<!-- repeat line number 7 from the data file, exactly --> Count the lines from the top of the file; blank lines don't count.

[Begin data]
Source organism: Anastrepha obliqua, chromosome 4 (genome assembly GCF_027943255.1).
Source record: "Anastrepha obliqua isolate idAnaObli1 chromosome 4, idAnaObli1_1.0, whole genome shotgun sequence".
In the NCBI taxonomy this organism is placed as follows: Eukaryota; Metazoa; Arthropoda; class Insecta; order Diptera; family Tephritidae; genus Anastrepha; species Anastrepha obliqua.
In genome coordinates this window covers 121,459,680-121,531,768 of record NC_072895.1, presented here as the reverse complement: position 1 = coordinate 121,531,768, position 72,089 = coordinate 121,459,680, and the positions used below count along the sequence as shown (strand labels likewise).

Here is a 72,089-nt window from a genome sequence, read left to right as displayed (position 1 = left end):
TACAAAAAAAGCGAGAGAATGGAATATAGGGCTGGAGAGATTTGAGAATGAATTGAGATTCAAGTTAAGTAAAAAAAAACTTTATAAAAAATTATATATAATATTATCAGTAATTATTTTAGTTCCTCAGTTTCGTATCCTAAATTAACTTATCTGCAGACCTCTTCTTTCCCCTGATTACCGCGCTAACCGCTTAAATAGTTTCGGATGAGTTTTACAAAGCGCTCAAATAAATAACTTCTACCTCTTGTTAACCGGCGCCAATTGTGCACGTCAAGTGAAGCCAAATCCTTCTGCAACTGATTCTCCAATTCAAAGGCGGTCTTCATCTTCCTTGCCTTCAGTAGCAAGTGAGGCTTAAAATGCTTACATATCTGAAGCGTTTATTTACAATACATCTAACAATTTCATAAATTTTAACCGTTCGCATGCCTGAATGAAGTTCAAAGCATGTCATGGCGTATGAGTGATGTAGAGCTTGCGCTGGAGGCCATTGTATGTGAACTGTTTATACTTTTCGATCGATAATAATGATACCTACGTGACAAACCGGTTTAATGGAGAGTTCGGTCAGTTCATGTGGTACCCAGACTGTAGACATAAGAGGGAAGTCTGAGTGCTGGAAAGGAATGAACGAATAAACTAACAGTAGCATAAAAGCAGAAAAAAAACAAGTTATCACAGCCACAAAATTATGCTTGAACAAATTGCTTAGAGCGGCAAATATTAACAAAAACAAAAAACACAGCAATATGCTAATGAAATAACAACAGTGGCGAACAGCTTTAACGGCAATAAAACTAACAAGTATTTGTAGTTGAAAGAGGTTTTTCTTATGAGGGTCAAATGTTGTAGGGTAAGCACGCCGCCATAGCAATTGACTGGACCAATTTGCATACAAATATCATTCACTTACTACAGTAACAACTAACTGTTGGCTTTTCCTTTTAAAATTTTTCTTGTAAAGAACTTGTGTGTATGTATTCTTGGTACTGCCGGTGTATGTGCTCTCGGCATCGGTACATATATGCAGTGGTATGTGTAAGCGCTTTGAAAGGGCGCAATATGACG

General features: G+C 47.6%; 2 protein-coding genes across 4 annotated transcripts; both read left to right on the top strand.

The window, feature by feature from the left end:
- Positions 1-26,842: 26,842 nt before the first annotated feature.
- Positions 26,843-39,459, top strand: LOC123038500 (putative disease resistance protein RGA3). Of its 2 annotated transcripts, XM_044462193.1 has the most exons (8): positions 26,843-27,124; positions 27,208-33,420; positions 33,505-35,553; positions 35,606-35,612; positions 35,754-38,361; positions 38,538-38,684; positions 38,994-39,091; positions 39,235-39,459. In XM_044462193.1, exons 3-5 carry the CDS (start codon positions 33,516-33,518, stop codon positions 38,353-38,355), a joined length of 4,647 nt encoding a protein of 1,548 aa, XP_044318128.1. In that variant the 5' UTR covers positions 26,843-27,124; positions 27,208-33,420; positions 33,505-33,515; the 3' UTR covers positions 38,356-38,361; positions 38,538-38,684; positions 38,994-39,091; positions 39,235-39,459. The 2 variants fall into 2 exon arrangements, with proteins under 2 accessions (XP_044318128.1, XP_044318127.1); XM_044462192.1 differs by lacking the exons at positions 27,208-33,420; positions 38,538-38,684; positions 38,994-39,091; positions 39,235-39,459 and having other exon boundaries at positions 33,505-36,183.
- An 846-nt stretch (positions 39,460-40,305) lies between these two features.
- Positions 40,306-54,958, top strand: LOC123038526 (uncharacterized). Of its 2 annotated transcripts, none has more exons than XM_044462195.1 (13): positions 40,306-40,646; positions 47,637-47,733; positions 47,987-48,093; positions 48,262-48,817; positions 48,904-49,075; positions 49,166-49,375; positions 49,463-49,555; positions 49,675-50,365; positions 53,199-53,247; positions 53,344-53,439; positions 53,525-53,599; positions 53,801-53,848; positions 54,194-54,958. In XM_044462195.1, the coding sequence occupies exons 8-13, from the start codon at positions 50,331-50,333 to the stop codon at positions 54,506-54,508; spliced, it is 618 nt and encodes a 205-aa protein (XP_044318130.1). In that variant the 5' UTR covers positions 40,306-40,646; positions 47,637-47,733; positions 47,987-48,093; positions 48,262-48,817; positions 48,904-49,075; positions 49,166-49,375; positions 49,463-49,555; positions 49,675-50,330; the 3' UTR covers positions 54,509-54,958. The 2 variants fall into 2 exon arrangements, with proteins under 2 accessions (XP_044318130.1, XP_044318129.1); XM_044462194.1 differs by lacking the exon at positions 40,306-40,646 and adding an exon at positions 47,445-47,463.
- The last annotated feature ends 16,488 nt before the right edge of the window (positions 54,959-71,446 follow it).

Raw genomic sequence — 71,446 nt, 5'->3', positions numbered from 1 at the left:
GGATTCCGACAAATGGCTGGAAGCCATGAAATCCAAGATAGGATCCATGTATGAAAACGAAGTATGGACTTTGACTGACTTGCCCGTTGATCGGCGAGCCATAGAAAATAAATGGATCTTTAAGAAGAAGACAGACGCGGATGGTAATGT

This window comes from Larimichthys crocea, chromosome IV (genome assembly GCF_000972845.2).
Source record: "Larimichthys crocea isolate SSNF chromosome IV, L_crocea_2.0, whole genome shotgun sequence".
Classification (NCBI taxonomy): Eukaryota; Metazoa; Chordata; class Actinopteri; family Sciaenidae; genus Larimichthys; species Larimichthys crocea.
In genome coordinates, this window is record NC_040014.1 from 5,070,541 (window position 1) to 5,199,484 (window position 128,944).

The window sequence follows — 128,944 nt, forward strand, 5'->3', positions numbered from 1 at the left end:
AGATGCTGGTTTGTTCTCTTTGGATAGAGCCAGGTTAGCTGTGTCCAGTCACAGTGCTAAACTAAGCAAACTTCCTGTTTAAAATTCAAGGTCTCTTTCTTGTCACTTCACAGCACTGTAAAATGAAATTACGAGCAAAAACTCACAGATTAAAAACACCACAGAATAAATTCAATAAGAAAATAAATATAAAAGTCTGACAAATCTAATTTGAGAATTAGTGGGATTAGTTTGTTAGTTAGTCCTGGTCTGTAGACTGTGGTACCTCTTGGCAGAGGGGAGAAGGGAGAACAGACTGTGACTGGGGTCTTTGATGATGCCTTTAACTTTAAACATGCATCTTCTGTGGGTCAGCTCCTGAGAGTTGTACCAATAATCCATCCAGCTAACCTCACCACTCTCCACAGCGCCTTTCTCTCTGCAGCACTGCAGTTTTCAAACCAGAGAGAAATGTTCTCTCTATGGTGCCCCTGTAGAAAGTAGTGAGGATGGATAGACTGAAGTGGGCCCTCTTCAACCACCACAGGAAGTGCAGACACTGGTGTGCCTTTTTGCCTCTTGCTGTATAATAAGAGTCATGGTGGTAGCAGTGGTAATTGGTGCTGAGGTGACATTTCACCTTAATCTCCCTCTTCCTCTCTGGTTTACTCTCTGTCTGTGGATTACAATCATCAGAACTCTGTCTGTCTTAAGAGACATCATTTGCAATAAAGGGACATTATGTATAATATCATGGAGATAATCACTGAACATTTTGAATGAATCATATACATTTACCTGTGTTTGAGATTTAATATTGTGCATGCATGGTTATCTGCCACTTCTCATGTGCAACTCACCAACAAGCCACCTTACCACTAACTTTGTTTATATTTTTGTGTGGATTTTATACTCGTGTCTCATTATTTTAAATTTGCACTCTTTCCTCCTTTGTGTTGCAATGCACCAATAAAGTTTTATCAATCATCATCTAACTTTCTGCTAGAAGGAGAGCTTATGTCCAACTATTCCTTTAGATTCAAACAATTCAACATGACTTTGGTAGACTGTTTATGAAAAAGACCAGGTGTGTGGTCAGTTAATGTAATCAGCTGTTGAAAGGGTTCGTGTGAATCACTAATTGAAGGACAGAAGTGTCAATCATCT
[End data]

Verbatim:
General features: G+C 47.6%; 2 protein-coding genes across 4 annotated transcripts; both read left to right on the top strand.